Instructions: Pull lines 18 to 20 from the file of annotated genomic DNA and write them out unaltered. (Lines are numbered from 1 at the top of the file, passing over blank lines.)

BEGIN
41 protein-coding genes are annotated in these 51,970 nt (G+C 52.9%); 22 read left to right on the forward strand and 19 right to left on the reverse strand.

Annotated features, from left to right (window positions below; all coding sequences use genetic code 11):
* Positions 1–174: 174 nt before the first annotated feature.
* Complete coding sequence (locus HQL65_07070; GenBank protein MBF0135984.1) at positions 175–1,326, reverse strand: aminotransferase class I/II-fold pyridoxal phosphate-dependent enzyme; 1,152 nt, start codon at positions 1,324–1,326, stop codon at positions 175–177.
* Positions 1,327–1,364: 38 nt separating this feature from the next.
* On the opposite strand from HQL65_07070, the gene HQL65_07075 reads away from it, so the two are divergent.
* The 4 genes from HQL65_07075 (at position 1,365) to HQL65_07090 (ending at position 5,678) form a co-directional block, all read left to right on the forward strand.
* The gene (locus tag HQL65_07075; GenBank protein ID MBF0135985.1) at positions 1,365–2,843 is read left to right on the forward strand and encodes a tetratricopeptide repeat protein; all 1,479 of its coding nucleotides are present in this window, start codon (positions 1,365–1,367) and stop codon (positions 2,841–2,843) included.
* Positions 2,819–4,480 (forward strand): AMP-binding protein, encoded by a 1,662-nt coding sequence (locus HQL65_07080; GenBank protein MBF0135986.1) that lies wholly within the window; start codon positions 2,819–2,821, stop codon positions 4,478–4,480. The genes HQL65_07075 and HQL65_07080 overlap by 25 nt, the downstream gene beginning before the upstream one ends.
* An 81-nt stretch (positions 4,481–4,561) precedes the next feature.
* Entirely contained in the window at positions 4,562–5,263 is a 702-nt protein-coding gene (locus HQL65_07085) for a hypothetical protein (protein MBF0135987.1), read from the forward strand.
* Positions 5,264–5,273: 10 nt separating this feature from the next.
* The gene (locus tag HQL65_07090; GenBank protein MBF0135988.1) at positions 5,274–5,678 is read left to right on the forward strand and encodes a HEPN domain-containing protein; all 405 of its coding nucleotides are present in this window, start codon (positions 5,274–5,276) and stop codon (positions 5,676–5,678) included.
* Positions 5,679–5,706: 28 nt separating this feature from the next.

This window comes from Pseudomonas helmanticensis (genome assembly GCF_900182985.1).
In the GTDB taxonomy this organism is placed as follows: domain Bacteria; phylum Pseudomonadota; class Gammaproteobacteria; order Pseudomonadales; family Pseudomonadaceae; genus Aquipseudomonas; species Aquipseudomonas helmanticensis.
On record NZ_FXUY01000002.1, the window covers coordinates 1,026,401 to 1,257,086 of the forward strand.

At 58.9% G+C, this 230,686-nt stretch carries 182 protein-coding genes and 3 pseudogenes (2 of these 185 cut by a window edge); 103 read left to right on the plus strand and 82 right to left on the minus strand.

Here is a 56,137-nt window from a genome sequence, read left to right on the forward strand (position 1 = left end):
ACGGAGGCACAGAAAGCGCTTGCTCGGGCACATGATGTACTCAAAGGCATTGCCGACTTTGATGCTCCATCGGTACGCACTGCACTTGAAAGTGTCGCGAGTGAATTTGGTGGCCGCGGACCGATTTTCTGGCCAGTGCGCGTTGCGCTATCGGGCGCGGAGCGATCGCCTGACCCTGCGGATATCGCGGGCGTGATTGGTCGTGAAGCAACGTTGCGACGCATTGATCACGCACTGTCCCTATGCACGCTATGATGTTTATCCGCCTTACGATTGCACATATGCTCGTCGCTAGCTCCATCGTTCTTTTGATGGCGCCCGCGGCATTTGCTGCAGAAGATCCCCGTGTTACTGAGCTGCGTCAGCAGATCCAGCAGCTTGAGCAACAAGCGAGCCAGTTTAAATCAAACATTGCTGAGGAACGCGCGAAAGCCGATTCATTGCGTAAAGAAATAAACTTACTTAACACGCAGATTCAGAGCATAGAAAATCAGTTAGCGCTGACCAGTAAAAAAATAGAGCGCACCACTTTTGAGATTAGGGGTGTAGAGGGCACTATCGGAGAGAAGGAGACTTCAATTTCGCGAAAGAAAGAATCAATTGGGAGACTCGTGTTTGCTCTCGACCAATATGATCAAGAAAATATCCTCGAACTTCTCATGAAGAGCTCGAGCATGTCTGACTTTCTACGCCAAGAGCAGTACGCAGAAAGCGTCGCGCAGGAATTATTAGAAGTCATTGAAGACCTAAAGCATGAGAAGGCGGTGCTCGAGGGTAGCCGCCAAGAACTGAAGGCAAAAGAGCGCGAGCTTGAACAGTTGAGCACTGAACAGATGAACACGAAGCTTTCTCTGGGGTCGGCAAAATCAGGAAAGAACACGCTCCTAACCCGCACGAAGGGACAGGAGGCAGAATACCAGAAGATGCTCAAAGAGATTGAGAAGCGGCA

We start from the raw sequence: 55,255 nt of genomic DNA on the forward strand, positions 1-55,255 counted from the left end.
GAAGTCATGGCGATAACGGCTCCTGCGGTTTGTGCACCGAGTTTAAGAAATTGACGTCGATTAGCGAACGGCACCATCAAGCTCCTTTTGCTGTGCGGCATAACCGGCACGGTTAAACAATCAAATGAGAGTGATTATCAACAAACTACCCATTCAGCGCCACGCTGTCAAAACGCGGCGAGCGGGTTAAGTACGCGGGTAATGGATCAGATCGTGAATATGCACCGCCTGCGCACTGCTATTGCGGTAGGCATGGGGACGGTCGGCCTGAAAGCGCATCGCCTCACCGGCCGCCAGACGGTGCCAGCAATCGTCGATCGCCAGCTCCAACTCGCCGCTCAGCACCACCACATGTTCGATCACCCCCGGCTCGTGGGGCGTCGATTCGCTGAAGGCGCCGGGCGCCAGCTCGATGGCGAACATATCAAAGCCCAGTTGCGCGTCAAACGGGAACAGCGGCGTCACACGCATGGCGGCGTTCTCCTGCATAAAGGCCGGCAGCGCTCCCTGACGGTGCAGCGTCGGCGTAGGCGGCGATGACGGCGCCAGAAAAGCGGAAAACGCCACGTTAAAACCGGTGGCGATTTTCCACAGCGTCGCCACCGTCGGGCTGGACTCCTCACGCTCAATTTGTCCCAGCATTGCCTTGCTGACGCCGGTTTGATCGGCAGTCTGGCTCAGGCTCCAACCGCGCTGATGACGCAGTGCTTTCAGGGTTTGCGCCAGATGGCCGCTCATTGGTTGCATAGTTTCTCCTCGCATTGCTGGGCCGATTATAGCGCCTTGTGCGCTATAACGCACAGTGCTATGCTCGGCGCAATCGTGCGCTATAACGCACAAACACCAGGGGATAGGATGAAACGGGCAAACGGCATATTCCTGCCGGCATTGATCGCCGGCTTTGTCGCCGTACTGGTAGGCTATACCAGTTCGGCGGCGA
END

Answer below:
At 58.9% G+C, this 230,686-nt stretch carries 182 protein-coding genes and 3 pseudogenes (2 of these 185 cut by a window edge); 103 read left to right on the plus strand and 82 right to left on the minus strand.

Here is a 56,137-nt window from a genome sequence, read left to right on the forward strand (position 1 = left end):
ACGGAGGCACAGAAAGCGCTTGCTCGGGCACATGATGTACTCAAAGGCATTGCCGACTTTGATGCTCCATCGGTACGCACTGCACTTGAAAGTGTCGCGAGTGAATTTGGTGGCCGCGGACCGATTTTCTGGCCAGTGCGCGTTGCGCTATCGGGCGCGGAGCGATCGCCTGACCCTGCGGATATCGCGGGCGTGATTGGTCGTGAAGCAACGTTGCGACGCATTGATCACGCACTGTCCCTATGCACGCTATGATGTTTATCCGCCTTACGATTGCACATATGCTCGTCGCTAGCTCCATCGTTCTTTTGATGGCGCCCGCGGCATTTGCTGCAGAAGATCCCCGTGTTACTGAGCTGCGTCAGCAGATCCAGCAGCTTGAGCAACAAGCGAGCCAGTTTAAATCAAACATTGCTGAGGAACGCGCGAAAGCCGATTCATTGCGTAAAGAAATAAACTTACTTAACACGCAGATTCAGAGCATAGAAAATCAGTTAGCGCTGACCAGTAAAAAAATAGAGCGCACCACTTTTGAGATTAGGGGTGTAGAGGGCACTATCGGAGAGAAGGAGACTTCAATTTCGCGAAAGAAAGAATCAATTGGGAGACTCGTGTTTGCTCTCGACCAATATGATCAAGAAAATATCCTCGAACTTCTCATGAAGAGCTCGAGCATGTCTGACTTTCTACGCCAAGAGCAGTACGCAGAAAGCGTCGCGCAGGAATTATTAGAAGTCATTGAAGACCTAAAGCATGAGAAGGCGGTGCTCGAGGGTAGCCGCCAAGAACTGAAGGCAAAAGAGCGCGAGCTTGAACAGTTGAGCACTGAACAGATGAACACGAAGCTTTCTCTGGGGTCGGCAAAATCAGGAAAGAACACGCTCCTAACCCGCACGAAGGGACAGGAGGCAGAATACCAGAAGATGCTCAAAGAGATTGAGAAGCGGCA